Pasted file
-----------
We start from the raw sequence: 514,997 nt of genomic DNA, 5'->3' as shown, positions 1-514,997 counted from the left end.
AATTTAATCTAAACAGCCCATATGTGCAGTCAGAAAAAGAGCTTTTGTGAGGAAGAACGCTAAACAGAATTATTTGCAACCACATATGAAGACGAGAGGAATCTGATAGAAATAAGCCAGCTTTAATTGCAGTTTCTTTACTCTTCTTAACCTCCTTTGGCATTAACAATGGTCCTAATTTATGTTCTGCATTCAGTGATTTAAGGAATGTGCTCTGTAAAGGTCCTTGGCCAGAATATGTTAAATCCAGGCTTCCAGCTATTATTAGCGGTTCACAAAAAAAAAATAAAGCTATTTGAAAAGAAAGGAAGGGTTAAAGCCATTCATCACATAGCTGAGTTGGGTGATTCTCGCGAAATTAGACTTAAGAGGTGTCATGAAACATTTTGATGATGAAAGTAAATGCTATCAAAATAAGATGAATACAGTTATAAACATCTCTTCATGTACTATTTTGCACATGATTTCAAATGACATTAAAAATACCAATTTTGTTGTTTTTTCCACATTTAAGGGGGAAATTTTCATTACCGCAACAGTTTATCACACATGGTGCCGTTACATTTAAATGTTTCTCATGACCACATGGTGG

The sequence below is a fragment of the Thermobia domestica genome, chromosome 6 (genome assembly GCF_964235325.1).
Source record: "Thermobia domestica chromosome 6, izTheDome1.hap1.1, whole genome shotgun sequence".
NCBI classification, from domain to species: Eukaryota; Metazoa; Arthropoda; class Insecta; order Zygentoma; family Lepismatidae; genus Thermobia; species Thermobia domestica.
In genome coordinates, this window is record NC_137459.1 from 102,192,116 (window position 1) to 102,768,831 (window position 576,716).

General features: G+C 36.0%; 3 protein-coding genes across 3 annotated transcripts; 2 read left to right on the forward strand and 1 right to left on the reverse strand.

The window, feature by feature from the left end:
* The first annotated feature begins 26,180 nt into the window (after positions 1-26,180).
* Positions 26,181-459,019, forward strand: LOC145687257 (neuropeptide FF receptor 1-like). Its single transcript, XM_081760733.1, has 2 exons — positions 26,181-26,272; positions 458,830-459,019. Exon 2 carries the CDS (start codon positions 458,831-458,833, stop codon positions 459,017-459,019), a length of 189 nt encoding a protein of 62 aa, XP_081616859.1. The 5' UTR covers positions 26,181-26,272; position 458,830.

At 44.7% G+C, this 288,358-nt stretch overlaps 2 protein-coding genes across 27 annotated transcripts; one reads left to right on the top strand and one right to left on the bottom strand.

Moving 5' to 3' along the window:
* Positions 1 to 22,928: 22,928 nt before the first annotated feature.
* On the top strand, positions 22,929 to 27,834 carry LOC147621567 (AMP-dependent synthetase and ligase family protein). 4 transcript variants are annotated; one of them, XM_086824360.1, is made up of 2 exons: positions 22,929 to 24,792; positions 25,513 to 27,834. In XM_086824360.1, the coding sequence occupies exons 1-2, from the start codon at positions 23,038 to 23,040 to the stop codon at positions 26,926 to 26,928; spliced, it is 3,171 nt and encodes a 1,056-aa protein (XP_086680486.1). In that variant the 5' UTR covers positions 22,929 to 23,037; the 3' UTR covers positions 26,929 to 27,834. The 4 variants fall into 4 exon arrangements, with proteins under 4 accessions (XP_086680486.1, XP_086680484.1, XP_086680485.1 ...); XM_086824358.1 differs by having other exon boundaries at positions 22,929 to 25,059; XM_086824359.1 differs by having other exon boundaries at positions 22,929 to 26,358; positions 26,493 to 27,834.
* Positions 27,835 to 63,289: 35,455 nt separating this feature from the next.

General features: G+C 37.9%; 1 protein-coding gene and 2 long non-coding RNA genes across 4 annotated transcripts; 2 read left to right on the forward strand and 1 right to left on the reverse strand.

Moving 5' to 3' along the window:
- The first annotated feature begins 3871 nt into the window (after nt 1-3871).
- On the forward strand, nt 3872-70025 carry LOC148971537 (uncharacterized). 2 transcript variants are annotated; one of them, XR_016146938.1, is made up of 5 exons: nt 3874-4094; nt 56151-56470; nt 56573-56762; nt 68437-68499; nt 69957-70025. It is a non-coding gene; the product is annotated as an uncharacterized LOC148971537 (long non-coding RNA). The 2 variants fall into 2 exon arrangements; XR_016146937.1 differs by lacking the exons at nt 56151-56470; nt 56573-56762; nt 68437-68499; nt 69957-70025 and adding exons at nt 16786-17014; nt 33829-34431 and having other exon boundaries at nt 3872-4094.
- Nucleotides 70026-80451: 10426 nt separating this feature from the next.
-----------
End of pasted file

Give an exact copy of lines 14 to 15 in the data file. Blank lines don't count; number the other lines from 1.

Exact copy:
* On the top strand, positions 22,929 to 27,834 carry LOC147621567 (AMP-dependent synthetase and ligase family protein). 4 transcript variants are annotated; one of them, XM_086824360.1, is made up of 2 exons: positions 22,929 to 24,792; positions 25,513 to 27,834. In XM_086824360.1, the coding sequence occupies exons 1-2, from the start codon at positions 23,038 to 23,040 to the stop codon at positions 26,926 to 26,928; spliced, it is 3,171 nt and encodes a 1,056-aa protein (XP_086680486.1). In that variant the 5' UTR covers positions 22,929 to 23,037; the 3' UTR covers positions 26,929 to 27,834. The 4 variants fall into 4 exon arrangements, with proteins under 4 accessions (XP_086680486.1, XP_086680484.1, XP_086680485.1 ...); XM_086824358.1 differs by having other exon boundaries at positions 22,929 to 25,059; XM_086824359.1 differs by having other exon boundaries at positions 22,929 to 26,358; positions 26,493 to 27,834.
* Positions 27,835 to 63,289: 35,455 nt separating this feature from the next.